The included software is often lacking and/or plain crippled as well. The web browser has no support for Flash or Java, the camera application has absolutely no functionality past point-and-click, the Bluetooth functionality seems to have its metaphorical legs taken off, having no facility for file transfer or A2DP support, there's no cut-and-paste functionality and no office document editor. Basically, they've given a very limited base package with the phone, one that is decidedly unimpressive.

One of the key features of smartphones is the ability to expand their capabilities with additional software, but Apple have once again shot themselves in the foot in this regard (one would imagine that their lower legs resemble a colander by this stage). To go with the hermetically-sealed hardware goes a software download service you could use as a quarantine tank. Unlike every other smartphone operating system, all of the applications for the iPhone must be downloaded through the App Store - at the same time, you can install Symbian OS applications directly off the internet, just like a PC. The App Store basically amounts to a form of DRM, which has led to a Defective by Design campaign against the iPhone, and as an open-source advocate alone, I'd be inclined to agree with them, even if it weren't for those other objections I have.

Escaping the world of open-source, people might point to the success of the App Store by looking at the amount of applications programmed for it; about 15,000 at last count. But that count means nothing if the applications aren't worth downloading. Sure, there's a lot of dross for Windows Mobile or Symbian OS - I distinctly remember a disproportionately large amount of freeware Koran readers for Symbian S60 - but I can't think of any other mobile operating system for which there are more than 100 applications dedicated to making farting noises - and no proper office suite. I especially can't think of another mobile operating system where even one would be considered worth having, let alone the flood of applications on iPhone OS. Perhaps that's because most smartphone users want to get things done.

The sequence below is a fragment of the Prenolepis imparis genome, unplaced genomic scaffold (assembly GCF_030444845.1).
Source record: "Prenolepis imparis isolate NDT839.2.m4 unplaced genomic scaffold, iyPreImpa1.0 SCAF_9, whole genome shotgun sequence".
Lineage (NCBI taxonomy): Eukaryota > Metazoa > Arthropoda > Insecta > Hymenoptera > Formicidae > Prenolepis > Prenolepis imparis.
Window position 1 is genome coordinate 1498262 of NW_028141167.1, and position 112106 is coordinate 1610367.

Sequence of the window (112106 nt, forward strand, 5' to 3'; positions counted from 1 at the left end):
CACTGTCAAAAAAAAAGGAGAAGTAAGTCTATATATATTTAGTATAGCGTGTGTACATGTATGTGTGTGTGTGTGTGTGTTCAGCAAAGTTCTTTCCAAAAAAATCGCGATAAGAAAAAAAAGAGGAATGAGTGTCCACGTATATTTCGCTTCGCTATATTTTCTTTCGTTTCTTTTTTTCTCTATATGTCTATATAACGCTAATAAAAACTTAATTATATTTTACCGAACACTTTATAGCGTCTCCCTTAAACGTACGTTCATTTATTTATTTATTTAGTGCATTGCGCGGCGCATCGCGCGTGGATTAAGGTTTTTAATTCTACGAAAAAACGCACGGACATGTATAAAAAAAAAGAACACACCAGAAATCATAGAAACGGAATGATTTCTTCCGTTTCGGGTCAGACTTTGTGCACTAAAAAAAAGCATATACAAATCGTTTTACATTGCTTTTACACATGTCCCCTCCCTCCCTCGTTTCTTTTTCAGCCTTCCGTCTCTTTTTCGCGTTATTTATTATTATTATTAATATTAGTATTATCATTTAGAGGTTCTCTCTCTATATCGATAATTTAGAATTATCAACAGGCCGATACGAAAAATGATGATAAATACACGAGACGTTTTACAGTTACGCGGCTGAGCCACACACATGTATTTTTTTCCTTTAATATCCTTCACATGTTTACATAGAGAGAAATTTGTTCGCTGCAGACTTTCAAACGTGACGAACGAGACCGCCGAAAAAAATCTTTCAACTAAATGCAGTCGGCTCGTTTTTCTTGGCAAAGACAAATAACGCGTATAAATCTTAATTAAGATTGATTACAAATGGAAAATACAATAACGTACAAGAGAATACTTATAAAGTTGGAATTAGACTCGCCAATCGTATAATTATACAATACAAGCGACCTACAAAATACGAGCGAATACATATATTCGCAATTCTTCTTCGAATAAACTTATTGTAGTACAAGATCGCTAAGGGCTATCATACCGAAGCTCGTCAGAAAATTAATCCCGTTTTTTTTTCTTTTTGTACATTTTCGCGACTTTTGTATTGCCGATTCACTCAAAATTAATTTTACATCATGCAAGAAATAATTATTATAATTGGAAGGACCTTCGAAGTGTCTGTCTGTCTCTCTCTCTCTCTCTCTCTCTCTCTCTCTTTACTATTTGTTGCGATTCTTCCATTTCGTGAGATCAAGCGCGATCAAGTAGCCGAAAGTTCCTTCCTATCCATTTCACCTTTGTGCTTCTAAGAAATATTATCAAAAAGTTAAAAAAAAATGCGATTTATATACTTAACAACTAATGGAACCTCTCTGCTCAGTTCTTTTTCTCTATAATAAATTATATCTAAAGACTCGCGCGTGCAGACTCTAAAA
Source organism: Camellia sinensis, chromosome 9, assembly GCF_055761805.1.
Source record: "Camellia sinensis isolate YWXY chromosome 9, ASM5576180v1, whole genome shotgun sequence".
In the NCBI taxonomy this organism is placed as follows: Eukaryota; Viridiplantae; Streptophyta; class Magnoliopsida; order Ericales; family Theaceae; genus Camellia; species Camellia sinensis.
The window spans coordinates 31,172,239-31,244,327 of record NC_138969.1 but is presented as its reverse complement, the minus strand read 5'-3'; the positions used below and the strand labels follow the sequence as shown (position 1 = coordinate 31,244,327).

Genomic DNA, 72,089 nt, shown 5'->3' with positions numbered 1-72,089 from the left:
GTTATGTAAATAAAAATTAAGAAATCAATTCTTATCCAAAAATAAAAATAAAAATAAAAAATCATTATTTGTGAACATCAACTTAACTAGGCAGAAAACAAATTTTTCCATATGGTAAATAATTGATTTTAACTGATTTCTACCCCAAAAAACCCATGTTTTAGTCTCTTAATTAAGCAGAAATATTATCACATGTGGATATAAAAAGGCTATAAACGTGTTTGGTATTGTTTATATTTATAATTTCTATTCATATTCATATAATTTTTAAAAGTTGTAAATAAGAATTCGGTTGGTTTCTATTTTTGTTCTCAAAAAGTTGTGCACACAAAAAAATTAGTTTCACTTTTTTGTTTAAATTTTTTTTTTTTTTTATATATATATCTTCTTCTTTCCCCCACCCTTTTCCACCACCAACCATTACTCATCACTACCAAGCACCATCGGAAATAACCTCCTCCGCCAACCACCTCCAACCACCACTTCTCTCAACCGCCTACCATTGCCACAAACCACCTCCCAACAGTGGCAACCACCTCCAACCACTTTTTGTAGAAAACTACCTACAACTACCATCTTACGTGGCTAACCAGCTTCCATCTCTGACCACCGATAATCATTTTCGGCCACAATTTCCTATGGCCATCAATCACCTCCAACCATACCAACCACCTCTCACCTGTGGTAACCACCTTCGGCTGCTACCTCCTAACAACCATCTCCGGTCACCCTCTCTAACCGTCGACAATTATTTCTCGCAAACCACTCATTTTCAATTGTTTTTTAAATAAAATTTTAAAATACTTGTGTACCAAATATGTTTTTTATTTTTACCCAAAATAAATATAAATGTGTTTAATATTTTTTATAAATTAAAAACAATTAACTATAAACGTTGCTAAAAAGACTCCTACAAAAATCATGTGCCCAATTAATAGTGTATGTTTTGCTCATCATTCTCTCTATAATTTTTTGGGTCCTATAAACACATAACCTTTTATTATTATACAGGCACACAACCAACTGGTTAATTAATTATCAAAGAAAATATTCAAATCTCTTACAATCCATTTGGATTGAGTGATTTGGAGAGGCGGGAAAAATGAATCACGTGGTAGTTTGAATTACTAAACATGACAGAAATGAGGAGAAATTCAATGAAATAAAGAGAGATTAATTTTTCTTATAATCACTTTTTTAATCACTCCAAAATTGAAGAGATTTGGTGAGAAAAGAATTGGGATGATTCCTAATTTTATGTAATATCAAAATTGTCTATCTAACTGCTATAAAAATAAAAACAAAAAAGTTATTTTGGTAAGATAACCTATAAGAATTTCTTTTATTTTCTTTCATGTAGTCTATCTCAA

At this point, you may be thinking, "What if I just jailbreak my phone? Surely I'll be able to get all sorts of applications then!" Well, apart from the fact that Apple has deemed it illegal, it would only be worth jailbreaking a phone if it has a halfway-decent OS. Funnily, all of the phones falling under that category don't need to be jailbroken, because they have OSes produced by people who understand the importance of third-party applications and open development. Yeah, even Microsoft. Strange, that.